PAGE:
French Flemish

French Flemish
Spoken in: French Region Nord-Pas-de-Calais,
near border of Flanders, Belgium.
Number of speakers: France – 20 000 full speakers or 50 000 with varying proficiency[1] – 60 000 (1999)[2]
Language Family:
Indo-European languages

 Germanic languages
  West Germanic
     West Flemish
      French Flemish

Official Status
France None[3]
Language Code
ISO 639-3: vls

French Flemish (French Flemish: Fransch vlaemsch, Standard Dutch: Frans-Vlaams, French: flamand français) is a West Flemish dialect spoken in the north of contemporary France. Place names attest to Flemish having been spoken since the 8th century in the area that was ceded to France in the 17th century and which became known as French Flanders. Its dialect subgroup, called French Flemish, meanwhile, became a minority dialect that survives mainly in Dunkirk (Duinkerke in Dutch/Duunkerke in West Flemish = dune church), Bourbourg (Broekburg in Dutch), Calais (Kales), Saint-Omer (Sint-Omaars) with an ethnic enclave Haut-Pont (Haute-Ponte) known for its predominantly Flemish community and Bailleul (Belle). French-Flemish has about 20,000 daily users, and twice that number of occasional speakers. The language's status appears to be moribund,[4] but there has been an active movement to retain French Flemish in the region.[1]


French Flemish is taught in a few schools in the French Westhoek. The ANVT-ILRF was given permission to carry out experimental lessons in four public schools (in Esquelbecq, Noordpeene, Volckerinckhove, Wormhout) for the school years of 2007–08 until 2010–11, after which it would be evaluated. Afterwards, all requirements were met but it was only allowed to continue them, but not to expand to other schools or to the collège. On the other hand, the private Catholic education began teaching Dutch in collèges in Gravelines and Hondschoote.[5]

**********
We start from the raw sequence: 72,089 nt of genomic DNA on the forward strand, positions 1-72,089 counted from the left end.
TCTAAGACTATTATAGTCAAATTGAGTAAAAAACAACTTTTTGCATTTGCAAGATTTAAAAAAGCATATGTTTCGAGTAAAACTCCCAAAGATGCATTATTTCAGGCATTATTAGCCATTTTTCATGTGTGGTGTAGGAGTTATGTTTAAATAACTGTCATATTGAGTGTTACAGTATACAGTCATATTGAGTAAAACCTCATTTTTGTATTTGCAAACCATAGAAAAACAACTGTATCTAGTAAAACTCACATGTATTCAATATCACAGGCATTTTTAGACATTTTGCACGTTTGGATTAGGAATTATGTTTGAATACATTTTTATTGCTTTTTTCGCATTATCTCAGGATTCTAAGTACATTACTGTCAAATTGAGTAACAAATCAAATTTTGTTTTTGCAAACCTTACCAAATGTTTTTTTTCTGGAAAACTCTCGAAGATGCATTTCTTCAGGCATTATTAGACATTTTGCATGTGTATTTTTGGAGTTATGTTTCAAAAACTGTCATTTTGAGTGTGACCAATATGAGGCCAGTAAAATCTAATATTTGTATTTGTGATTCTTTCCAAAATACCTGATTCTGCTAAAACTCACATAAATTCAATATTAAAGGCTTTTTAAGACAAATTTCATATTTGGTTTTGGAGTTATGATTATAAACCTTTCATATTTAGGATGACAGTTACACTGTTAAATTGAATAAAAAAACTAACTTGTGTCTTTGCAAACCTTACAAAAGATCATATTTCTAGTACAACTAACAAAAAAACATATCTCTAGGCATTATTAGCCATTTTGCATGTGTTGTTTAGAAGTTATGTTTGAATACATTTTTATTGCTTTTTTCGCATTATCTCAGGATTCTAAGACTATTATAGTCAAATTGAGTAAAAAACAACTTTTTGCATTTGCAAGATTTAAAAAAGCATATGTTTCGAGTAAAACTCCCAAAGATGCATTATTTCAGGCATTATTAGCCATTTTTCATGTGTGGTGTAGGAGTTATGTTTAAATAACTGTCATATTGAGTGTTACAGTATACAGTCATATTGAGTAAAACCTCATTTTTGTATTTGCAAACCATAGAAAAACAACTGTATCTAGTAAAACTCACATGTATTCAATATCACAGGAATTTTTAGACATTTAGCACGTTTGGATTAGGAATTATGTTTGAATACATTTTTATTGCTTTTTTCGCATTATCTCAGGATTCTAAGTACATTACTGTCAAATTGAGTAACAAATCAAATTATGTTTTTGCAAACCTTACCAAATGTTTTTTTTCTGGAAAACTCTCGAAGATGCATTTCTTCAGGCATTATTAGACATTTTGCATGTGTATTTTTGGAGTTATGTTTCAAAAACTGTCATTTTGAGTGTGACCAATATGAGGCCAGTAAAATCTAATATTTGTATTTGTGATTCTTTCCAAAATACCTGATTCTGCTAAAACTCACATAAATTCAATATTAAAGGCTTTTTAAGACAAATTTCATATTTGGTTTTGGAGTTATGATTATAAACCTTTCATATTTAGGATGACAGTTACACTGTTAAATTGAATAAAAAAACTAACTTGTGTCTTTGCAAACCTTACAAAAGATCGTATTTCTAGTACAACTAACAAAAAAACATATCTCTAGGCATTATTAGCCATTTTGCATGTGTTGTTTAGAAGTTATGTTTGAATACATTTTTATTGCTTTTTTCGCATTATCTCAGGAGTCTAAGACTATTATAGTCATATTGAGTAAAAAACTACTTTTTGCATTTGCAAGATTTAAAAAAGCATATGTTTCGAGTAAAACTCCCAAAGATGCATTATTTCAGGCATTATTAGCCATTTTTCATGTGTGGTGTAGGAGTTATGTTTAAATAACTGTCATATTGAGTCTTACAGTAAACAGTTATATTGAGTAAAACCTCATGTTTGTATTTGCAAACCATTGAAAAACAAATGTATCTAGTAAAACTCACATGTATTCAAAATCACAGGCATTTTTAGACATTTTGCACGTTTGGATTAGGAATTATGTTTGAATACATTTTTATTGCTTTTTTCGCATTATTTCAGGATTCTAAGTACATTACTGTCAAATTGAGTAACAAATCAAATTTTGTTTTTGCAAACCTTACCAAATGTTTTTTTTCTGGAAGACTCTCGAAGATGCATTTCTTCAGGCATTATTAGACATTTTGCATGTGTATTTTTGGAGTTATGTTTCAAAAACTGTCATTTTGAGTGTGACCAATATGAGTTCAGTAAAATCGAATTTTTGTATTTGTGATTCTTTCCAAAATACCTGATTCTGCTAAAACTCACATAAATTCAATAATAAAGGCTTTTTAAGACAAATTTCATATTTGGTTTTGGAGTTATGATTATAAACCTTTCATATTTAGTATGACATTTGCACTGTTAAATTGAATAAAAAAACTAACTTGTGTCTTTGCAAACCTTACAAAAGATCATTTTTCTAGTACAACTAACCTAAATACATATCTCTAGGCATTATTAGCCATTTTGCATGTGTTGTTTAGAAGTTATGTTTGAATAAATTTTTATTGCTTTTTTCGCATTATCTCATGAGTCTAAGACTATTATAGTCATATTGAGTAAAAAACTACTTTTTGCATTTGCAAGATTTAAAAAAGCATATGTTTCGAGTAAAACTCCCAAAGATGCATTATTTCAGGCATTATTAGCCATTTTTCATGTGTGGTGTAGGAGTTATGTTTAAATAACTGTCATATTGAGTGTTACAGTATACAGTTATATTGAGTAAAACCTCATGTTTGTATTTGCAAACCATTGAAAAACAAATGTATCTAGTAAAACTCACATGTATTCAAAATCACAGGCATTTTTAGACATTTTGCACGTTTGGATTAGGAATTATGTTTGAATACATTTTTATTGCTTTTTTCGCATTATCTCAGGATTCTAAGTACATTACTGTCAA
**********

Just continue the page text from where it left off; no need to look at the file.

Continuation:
Though generally seen as a dialect of Dutch, some of its speakers prefer to call it a regional language. Jean-Paul Couché, chairman of the Akademie voor Nuuze Vlaemsche Taele (ANVT), argues:[1]

Linguistically, a dialect depends on a larger, national language. That does not apply to French Flemish. We are not connected to standard Dutch because it is an artificial language that was created based on the dialects of North Holland. Research shows that the distance between French Flemish and Dutch is greater than that between Dutch and German.

See also


  1. 1 2 3 French Flemish: group defends a dying language, Flanders Today
  2. Bientôt une charte pour sauver le ch’ti et les 74 autres langues régionales ?, in La Voix du Nord.
  3. "Flemish in France". UOC, Universitat Oberta de Catalunya (Open University of Catalonia), subsite Euromosaic – Research Centre of Multilingualism. Retrieved 1 August 2017.
  4. "Flemish in France". UOC, Universitat Oberta de Catalunya (Open University of Catalonia), subsite Euromosaic – Research Centre of Multilingualism. Retrieved 14 January 2007.
  5. "Le flamand fait son entrée dans deux collèges du Dunkerquois" (in French). 1 September 2011.

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